The Arab Spring
In 2011, the air in the Middle East and North Africa was thick with the sense of fear and fin de régime. As the Arab dictators of Tunisia and Egypt fell like dominoes during the Arab Spring, a whiff of wind was more than enough to push large sections of Yemeni society out onto the streets of Sana’a, where the youth and civil society activists demanded an end to Saleh’s 33-year rule. For this to happen, a gaggle of unlikely bedfellows came together to form a revolutionary front. It was in this amorphous and loosely organized coalition, which Houthis were a part of along with the main opposition bloc, the Joint Meeting Parties (JMP), that the Zaidi Shiite movement found a unique opportunity to further augment its bargaining power vis-à-vis its rival factions and government-aligned forces in the face of a potential power vacuum created by regime change in Yemen.
In early 2012, Saleh relinquished power as part of a transition road map devised by a Gulf Cooperation Council (GCC) initiative, and he agreed to legally hand over power to his deputy, Abd Rabbuh Mansour Hadi, in exchange for domestic immunity from prosecution.
Consequently, a National Dialogue Conference (NDC) was patched together to deliberate over myriads of longstanding challenges and ultimately produce a new constitution. Although the conference concluded in January 2014 with the promise of federalization — which is carving out the country into six regions — it became increasingly evident that neither the Houthis, nor the separatist Southern Movement had reached a solid consensus within themselves and with each other to fully implement and comply with the provisions of the GCC initiative. In fact, to northerners a united southern federal state would give the southerners full access to Yemen’s largest oil reserves, whereas to many of Hirak’s representatives, who were grappling with internal differences at the time of negotiations, independence was considered to be the only viable option.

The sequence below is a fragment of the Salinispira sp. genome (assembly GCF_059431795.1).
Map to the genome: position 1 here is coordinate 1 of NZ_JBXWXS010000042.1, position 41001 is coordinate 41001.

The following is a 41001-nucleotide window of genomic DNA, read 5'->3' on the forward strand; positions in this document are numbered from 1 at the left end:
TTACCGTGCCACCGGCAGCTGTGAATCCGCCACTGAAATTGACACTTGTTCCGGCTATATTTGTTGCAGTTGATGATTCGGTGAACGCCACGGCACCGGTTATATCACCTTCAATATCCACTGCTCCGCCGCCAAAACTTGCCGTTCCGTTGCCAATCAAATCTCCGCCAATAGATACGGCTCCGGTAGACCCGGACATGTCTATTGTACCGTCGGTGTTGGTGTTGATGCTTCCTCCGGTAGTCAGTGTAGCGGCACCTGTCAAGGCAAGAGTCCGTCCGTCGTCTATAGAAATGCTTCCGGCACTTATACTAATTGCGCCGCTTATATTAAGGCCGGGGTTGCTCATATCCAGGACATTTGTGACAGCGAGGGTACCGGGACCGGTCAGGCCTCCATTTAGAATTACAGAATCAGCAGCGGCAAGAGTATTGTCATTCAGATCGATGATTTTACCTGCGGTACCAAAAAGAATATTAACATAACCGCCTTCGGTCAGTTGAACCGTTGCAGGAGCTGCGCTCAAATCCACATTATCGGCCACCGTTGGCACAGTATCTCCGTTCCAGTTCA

The Houthi Surge
In this setting, and in the absence of a fully-fledged military apparatus and state security services in many areas of the country, a whole host of state forces, armed non-state actors and external regional players seem to have stepped up to the plate in a bid to fill the security void.
Most importantly, though, things took a turn for the worst in September 2014, when the Houthi rebels attacked the Yemeni capital, Sana’a, and then put President Hadi under house arrest. Hadi, who resigned in January 2015, fled to Aden in February and subsequently escaped to Riyadh in March as Houthi forces took control of large parts of Sana’a.
The Saudis, however, were quick to respond to the siege of Sana’a and Hadi’s forcible removal from office. They used the same tactic that had previously been implemented in response to Bahrain’s pro-democracy uprising in 2011. Backed by American intelligence and supplied with advanced US-made weaponry, Saudi Arabia, along with its allies, launched massive airstrikes in March against Houthi strongholds in Yemen under the rubric of “restoring the legitimate government.”